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Country Discussion Topics
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Magic Heat heat reclaimer
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R Rahmier    Posted 01-25-2003 at 08:16:57       [Reply]  [Send Email]
We burn a wood stove I've always been tempted to by one of those magic heat reclaimers that go into the stove pipe. Does anybody have one does it work? Does it cut down on the draft and make the stove smoke?

nico in alaska    Posted 09-09-2009 at 00:19:30       [Reply]  [No Email]
that all depends on youre stove pipe langht and if u keep it clean if you run into a problem with it smoking it is a quick fix just add a 3 foot or 6 foot piece of pipe to the top of youre pipe re-install you china cap or stove pipe cap and it should salve your problems. what that does is creats draft how you say heat rises if you keep it contained it creats "sucktion" pulling the smoke out more pipe more pull"MPMP"

True Value    Posted 02-08-2007 at 20:41:37       [Reply]  [Send Email]
Yes, They work great. I am currently in search of repair parts for one I owne now. It's maybe 2o years old or more and this is the first repair it's needed. All I Can locate are new units for 130.00. No parts or company info.
P.S. They put out a lot of extra heat that is normaly lost up the Chimney...

Don    Posted 12-30-2005 at 12:22:20       [Reply]  [No Email]
I installed one on a fireplace insert in my shed. A thermostat below and above the unit shows it lowers chimney heat by about 200 degrees. It works very well for me and I'm considering a unit for my oil furnace. The fan is a bit noisey.

John    Posted 09-21-2006 at 07:29:41       [Reply]  [Send Email]
The fan is noisy...What damage will be done by unplugging the
fan for those quiet moments that we all crave while sitting near
the fire.

J    Posted 10-05-2005 at 18:45:34       [Reply]  [Send Email]
So on an open hearth fireplace would I be able to install one of these about 12' up to get heat into the upstairs rooms?

Dean Jordan    Posted 02-15-2004 at 16:01:47       [Reply]  [Send Email]
Does any one know where I can buy one of these Magic Heat Reclainers??? Maybe a name of the Mfg. that I could call... Thank you.. Dean Jordan

Paul E. Pockets    Posted 01-03-2005 at 22:51:49       [Reply]  [Send Email]
I can vouch that they work well as long as you're not afraid of a good hot fire. I have worked with them both in shops and in the home, at several differant places. (though some were better than others.)
As of where to buy one, if you are still looking, Northern Tool Co. has been known to carry them.

RayP(MI)    Posted 01-25-2003 at 16:41:09       [Reply]  [No Email]
Wonder if one of those would work in my propane fired clothes dryer vent pipe. Could be wired to run with the dryer motor.

Salmoneye    Posted 01-25-2003 at 08:52:37       [Reply]  [Send Email]
They do work...However they will cut down on the heat going up the chimney and do restrict draft to a minor extent...If you regularly burn your stove at about 300 degrees at 2 foot above the fire box (barely in the 'acceptable' zone) you may leach off enough heat in the upper stack to have your gases precipitate out more tars (creosote)...In this case I would remove and clean the whole pipe at least every month during the burning season...If you regularly burn at 450 degrees, you may be fine all the way up the stack...Even if you burn 'hot' enough, I would clean the whole shooting match half way through the winter...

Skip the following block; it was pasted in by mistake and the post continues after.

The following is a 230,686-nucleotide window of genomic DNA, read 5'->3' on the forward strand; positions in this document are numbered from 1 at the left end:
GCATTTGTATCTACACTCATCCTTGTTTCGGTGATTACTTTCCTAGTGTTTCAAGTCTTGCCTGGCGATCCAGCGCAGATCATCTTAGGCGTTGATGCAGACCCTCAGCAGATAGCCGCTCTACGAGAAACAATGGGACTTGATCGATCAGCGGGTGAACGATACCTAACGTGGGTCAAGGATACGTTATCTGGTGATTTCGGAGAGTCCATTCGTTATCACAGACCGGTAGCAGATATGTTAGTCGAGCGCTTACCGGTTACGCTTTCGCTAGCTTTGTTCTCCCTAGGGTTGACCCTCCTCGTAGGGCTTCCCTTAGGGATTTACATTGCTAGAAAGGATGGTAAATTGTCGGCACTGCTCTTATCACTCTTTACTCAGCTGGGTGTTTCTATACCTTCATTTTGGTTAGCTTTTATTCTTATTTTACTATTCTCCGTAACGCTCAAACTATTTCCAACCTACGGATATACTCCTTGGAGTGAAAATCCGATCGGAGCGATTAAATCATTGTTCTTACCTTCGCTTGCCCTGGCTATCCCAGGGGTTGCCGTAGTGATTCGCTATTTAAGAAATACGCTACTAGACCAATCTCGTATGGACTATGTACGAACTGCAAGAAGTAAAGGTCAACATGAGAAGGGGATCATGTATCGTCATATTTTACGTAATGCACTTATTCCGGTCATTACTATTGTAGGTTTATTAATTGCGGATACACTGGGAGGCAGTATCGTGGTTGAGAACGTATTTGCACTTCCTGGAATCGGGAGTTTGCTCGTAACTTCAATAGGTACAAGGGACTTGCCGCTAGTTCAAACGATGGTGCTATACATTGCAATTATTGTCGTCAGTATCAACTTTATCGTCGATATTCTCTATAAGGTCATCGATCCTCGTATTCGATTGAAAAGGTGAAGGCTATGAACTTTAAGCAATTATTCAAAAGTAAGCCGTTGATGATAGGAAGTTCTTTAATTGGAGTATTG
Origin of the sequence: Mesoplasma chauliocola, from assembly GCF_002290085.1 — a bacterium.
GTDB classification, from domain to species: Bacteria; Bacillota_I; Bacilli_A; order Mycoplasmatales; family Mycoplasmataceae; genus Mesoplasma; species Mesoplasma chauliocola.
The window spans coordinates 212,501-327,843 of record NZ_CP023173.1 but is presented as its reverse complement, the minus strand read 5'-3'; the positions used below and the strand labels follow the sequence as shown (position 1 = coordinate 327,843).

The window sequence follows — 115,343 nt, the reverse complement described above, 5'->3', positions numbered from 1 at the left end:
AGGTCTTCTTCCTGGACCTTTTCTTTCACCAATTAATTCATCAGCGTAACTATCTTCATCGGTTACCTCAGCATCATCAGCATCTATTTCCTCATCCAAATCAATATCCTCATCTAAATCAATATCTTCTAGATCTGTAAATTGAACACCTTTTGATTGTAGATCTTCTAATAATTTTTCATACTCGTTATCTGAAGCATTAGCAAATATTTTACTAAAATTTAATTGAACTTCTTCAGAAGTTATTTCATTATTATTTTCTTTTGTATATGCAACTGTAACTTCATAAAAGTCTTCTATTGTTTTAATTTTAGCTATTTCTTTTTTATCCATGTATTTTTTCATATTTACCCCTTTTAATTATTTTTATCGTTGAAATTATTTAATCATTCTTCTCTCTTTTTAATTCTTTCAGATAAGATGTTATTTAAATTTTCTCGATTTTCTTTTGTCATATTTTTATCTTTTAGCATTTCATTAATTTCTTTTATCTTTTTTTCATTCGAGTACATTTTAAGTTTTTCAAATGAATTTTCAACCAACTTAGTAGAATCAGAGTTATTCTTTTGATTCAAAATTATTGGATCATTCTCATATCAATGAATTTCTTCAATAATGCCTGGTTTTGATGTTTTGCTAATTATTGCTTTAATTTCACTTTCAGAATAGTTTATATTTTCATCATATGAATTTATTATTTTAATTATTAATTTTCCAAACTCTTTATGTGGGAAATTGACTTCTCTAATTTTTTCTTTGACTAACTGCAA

They do indeed work...Just take a tad more care...

Pitch    Posted 01-25-2003 at 08:46:43       [Reply]  [No Email]
When I burned wood I used to have one on the stove, It did'nt affect the performance of the stove any but it did make cleaning more difficult. o clean the chimeney and do it properly you had to remove the unit to run a brush thru the stove pipe. The unit itself has a cleaning mechanism on it and it did soot up pretty fast and I would clean it at least once a day. I always was concerned that it was removing enough heat from the chiminey to increase the amount of creosote build up. The fan was also quite noisey. I could'nt really say wether it helped heating wise or not as it was always there.

Jerry Bliler    Posted 01-26-2003 at 09:00:09       [Reply]  [No Email]
They do work, the amount is directly related to how hot you run your stove. In my workshop I run a stove temp over #500 degrees. this is with a 14 ft ceiling and nothing burnable nearby!!!A heat reclamer over doubled my heat capacity and lets me burn less wood to heat a 30 by 40 shed. I would NEVER recomend running a household stove that hot however.

old fart    Posted 01-26-2003 at 23:19:18       [Reply]  [No Email]
I have used one on the stove in the house, I had the one that was completely open. No veins to soot up. It had a air chamber around it and a thermostatic fan on it to pull the radiant heat off of it. It was no extra work, just a seasonal cleaning as long as you are burning seasoned wood. No different that the rest of the system.

xubi    Posted 02-11-2007 at 14:22:32       [Reply]  [Send Email]
I got one, and it works fairly well, but I really wish that it used convection currents rather than a fan. The istructions say that not running the fan (which is a bit noisy)when you are having a fire will lead to overheating and damage to the electrical elements.
It seems like tilting the tubes to a 45 0r 60 degree angle would create a natural convection current, and increase the surface area of the heat exchanger. This would probably reduce efficiency a little bit, but you would not be using electricity either.

DR    Posted 04-07-2007 at 13:12:42       [Reply]  [Send Email]
We just had our homeowners insurance company tell us that we had to remove the heat reclaimer from our wood stove or they would cancel our policy. Has anyone else had that experience?

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